It sounds impossible, but could the buyer of a flagship business publication with a circulation of more than 900,000 pay only $1?
Business Week magazine could net McGraw-Hill only eight bits, according to The Financial Times.
Business publishing is in steep decline, and print publishing in general is suffering. Prominent titles are paring back or ceasing to exist as print ventures. They have the value of their brands and loyal, core audiences, but are expensive to produce. Many publications have cut staff amid both revenue and circulation declines, and yet the public’s need for news it can use has not gone away.
What has gone away is the advertising dollar. Print publications, in particular, have lost their appeal as the conduits through which advertisers reach their audience. The advertisers themselves have their own websites and brand identities — and, in some cases, their own financial problems.
Advertisers are riding out the same recession that has affected the global community of readers and viewers. You aren’t spending as much money with them, and they aren’t communicating with you as often, perhaps particularly through traditional channels.
Magazine and newspaper readers (consumers) no longer have to wait for the morning paper or the weekly or monthly print review of what essentially is old news to find out about what’s on sale or what company has the best deal or most appealing product or presentation. A reader (consumer) can go straight to the websites of Staples or Best Buy or the stock report or specialty retailer whenever the spirit moves him.
Print’s battle to survive largely is a battle for relevance. The audience still loves the stories and the insights only professional publishers can deliver, but would rather get its news online. There simply is no need to wait for the morning paper or the weekly newsmagazine. It’s far easier to visit a website that offers news you can use and includes a link to information from advertisers you can use.
Business publishing got hit earlier and harder than others forms of print media. The print recession basically is in its fourth year. The decline affecting the general economy is a relative baby at about two years old. What happened in print in 2005 — especially business print — was an indicator of what would happen later in the general economy.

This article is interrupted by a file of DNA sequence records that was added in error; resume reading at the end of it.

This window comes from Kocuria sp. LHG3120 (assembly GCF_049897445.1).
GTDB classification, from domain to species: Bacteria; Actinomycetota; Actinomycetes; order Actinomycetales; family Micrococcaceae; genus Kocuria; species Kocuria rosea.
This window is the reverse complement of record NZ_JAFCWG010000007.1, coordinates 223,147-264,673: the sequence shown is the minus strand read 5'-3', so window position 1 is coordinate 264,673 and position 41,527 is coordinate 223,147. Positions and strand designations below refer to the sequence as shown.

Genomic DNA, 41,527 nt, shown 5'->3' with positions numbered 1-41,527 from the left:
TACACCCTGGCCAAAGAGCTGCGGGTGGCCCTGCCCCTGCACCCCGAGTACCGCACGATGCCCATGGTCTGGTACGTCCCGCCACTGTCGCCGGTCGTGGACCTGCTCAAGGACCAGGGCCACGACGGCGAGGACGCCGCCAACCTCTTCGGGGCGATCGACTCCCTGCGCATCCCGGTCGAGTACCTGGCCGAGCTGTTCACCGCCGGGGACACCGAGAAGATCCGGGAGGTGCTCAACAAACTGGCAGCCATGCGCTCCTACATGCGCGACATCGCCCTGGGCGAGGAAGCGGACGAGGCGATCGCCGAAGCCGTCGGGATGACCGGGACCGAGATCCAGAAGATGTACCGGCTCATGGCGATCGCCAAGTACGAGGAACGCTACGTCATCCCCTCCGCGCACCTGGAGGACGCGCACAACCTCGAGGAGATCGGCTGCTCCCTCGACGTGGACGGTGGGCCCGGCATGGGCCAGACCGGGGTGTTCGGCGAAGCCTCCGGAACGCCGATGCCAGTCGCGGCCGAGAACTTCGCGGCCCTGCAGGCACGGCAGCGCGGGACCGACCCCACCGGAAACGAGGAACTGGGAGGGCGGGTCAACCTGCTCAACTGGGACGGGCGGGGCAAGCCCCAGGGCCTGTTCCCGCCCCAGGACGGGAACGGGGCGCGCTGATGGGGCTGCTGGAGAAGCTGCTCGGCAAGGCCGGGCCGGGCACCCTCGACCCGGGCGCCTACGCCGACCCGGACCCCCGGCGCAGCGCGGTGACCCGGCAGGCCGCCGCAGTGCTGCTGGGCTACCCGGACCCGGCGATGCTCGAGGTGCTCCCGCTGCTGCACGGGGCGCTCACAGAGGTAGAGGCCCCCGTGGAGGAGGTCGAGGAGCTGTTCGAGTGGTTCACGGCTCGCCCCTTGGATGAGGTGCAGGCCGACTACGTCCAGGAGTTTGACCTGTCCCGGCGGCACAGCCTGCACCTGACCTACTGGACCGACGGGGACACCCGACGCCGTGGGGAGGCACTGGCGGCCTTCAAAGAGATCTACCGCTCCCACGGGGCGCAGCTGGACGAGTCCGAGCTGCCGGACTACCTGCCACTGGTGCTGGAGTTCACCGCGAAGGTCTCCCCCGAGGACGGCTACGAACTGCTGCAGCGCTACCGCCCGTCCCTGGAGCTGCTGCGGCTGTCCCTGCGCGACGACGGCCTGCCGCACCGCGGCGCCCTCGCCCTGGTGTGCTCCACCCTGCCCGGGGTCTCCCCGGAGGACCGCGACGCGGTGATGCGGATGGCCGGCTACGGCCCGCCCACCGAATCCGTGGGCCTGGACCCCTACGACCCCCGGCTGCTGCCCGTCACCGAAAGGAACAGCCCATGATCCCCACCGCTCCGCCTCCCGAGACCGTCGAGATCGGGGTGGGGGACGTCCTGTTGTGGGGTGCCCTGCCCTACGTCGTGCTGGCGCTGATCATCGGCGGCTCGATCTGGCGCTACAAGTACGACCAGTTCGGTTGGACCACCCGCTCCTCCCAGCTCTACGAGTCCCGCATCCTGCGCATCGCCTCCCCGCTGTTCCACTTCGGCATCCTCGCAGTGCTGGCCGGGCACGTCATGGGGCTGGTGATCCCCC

Unemployment in the United States has more than doubled in 16 months. The bleeding in print started long before that.
We wrote about this in January, with our reports about the pending death of the print version of the Seattle Post-Intelligencer, one of America’s great newspapers.
So, today, we’ll again pose the question we posed months ago: Why haven’t the print publishers with famous brands, massive audiences and sparkling editorial content turned to the autosurf business model to save themselves?
Why haven’t the print brands that have equally famous website brands and millions of daily visitors turned to the surf model and started paying employees in “ad packs,” while passing off the cost off surfing redemptions to people who are told they can surf their way to riches?
It’s because the surf model is the province of hacks and pretenders and even criminals, some of whom will try to persuade you otherwise because the real product they are selling is not advertising; it is a Ponzi scheme. Most of them don’t even bother to create any type of editorial content. They know people will pay to play, with the insiders gorging themselves on illegal profits while sustaining the whole thing with a core deception, 80/20 programs, money-laundering and wire-fraud partners and a disclaimer that “rebates aren’t guaranteed.”
Here is how one AdSurfDaily promoter relying on corporate GIGO put it in February 2008:
“They have a former SEC attorney on staff as General Counsel. They are not a traditional Autosurf, they are an Advertising Company. They just added over 90 advertisers to increase revenue back to it’s members. Some of the advertisers include: Nike, Omaha Steaks, Petco, Starbucks, Delta airlines — just to name a few.”
Federal prosecutors seized tens of millions of dollars six months later.
“Ponzi scheme,” they said.
Business Week might end up selling itself for $1, but its soul will be intact upon the completed sale. It survived the Great Depression and economic downturns, and it figured out new ways to compete with the changing times and changing habits.
May it do so again.